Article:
Eurymachus's Fancy

by Robert Greene

Robert Greene

When lordly Saturn in a sable robe

Sat full of frowns and mourning in the west,

The evening star scarce peeped from out her lodge,

And Phoebus newly galloped to his rest;

Even then

Did I

Within my boat sit in the silent streams,

All void of cares as he that lies and dreams.

As Phao so a ferryman I was;

The country lasses said I was too fair;

With easy toil I laboured at mine oar,

To pass from side to side who did repair;

And then

Did I

For pains take pence, and Charon-like transport

As soon the swain as men of high import.

When want of work did give me leave to rest,

My sport was catching of the wanton fish;

So did I wear the tedious time away,

And with my labour mended oft my dish;

For why

I thought

That idle hours were calendars of ruth,

And time ill-spent was prejudice to youth.

I scorned to love, for were the nymph as fair,

As she that loved the beauteous Latmian swain,

Her face, her eyes, her tresses, nor her brows

Like ivory, could my affection gain;

For why

I said

With high disdain, ‘Love is a base desire,

And Cupid's flames, why they're but watery fire.’

As thus I sat disdaining of proud love,

‘Have over, ferryman!’, there cried a boy,

And with him was a paragon for hue,

A lovely damsel beauteous and coy,

And there

With her

A maiden, covered with a tawny veil,

Her face unseen, for breeding lovers' bale.

I stirred my boat, and when I came to shore,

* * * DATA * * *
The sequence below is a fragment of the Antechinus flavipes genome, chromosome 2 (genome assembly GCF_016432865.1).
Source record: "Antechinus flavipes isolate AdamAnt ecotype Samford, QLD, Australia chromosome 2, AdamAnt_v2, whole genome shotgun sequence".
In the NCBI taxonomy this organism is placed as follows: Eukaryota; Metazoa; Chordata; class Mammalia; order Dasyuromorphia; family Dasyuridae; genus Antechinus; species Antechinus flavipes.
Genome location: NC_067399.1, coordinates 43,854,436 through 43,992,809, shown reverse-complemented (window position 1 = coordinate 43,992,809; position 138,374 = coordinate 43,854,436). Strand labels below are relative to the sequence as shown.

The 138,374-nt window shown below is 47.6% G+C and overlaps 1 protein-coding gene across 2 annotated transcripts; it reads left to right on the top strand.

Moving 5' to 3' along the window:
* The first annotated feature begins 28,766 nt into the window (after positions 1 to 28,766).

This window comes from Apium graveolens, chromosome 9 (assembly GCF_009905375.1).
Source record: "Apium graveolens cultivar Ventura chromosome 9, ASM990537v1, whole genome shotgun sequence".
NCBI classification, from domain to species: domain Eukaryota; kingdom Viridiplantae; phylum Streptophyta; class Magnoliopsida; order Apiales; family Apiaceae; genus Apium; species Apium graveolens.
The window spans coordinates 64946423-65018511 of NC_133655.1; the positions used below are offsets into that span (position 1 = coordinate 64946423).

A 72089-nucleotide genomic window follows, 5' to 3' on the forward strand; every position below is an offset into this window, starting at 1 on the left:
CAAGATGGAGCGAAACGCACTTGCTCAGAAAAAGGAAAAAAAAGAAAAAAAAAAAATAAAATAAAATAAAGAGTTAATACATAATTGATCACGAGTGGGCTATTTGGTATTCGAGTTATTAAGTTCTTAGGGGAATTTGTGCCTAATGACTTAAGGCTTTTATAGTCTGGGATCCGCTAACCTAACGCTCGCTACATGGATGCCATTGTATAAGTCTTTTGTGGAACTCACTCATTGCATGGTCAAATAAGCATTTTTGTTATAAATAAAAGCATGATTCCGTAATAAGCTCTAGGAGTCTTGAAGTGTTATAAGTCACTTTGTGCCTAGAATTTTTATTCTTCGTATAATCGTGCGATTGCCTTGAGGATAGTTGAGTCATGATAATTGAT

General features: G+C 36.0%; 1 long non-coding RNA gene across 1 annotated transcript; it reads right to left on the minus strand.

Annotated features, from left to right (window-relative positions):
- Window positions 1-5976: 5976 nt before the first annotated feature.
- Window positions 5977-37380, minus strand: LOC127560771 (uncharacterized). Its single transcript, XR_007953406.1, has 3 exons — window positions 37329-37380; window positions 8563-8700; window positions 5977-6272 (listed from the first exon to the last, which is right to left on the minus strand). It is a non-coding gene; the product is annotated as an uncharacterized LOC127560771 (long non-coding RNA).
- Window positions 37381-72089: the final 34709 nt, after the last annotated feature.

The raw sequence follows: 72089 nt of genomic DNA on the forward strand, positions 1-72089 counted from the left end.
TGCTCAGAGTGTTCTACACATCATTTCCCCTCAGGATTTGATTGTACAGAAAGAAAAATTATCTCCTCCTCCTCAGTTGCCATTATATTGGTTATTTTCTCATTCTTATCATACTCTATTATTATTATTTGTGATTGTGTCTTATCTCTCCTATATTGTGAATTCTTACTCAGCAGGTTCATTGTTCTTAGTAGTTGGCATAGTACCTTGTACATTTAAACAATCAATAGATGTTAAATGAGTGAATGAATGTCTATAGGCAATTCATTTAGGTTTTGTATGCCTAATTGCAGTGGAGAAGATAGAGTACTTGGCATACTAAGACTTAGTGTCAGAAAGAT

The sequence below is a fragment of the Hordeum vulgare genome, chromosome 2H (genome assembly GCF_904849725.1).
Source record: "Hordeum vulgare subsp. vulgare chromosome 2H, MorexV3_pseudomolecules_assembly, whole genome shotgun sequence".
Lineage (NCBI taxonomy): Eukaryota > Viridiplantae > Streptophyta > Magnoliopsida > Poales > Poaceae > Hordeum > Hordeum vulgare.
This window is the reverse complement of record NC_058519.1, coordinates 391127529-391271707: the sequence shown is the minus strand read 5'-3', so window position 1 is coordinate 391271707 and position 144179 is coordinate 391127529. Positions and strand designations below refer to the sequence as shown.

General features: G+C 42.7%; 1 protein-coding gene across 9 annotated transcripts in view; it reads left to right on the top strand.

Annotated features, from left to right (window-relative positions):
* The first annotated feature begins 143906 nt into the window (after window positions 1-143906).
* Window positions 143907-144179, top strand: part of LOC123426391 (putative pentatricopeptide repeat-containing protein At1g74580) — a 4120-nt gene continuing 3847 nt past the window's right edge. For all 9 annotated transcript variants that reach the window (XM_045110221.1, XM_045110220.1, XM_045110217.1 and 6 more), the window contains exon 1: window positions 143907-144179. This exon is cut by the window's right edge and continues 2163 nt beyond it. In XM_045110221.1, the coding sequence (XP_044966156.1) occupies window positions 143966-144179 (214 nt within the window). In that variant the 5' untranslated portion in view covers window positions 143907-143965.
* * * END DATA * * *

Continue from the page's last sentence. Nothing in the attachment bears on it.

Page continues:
The boy was winged, methought it was a wonder;

The dame had eyes like lightning, or the flash

That runs before the hot report of thunder;

Her smiles

Were sweet,

Lovely her face; was ne'er so fair a creature,

For earthly carcase had a heavenly feature.

‘My friend,’ quoth she, ‘sweet ferryman, behold,

We three must pass, but not a farthing fare;

But I will give, for I am queen of love,

The brightest lass thou likest unto thy share;

Choose where

Thou lovest;

Be she as fair as Love's sweet lady is,

She shall be thine, if that will be thy bliss.’

With that she smiled with such a pleasing face,

As might have made the marble rock relent;

But I, that triumphed in disdain of love,

Bade fie on him that to fond love was bent,

And then

Said thus:

‘So light the ferryman for love doth care,

As Venus pass not, if she pay no fare.’

At this a frown sat on her angry brow,

She winks upon her wanton son hard by:

He from his quiver drew a bolt of fire,

And aimed so right as that he pierced mine eye:

And then

Did she

Draw down the veil that hid the virgin's face,

Whose heavenly beauty lightened all the place.

Straight then I leaned mine arm upon mine ear,

And looked upon the nymph, that so was fair:

Her eyes were stars, and like Apollo's locks

Methought appeared the trammels of her hair.

Thus did

I gaze,

And sucked in beauty till that sweet desire

Cast fuel on and set my thought on fire.

When I was lodged within the net of love,

And that they saw my heart was all on flame,

The nymph away, and with her trips along

The winged boy, and with her goes his dame.

O! then

I cried:

‘Stay, ladies, stay, and take not any care;

You all shall pass and pay no penny fare.’

Away they fling, and looking coyly back

They laugh at me; oh! with a loud disdain.

I send out sighs to overtake the nymphs,

And tears as lures to call them back again:

But they

Fly thence,

But I sit in my boat, with hand on oar,

And feel a pain, but know not what's the sore.

At last I feel it is the flame of love.

I strive, but bootless, to express the pain;

It cools, it fires, it hopes, it fears, it frets,

And stirreth passions throughout every vein;

That down

I sat,

And sighing did fair Venus' laws approve,

And swore no thing so sweet and sour as love.





Last updated September 24, 2017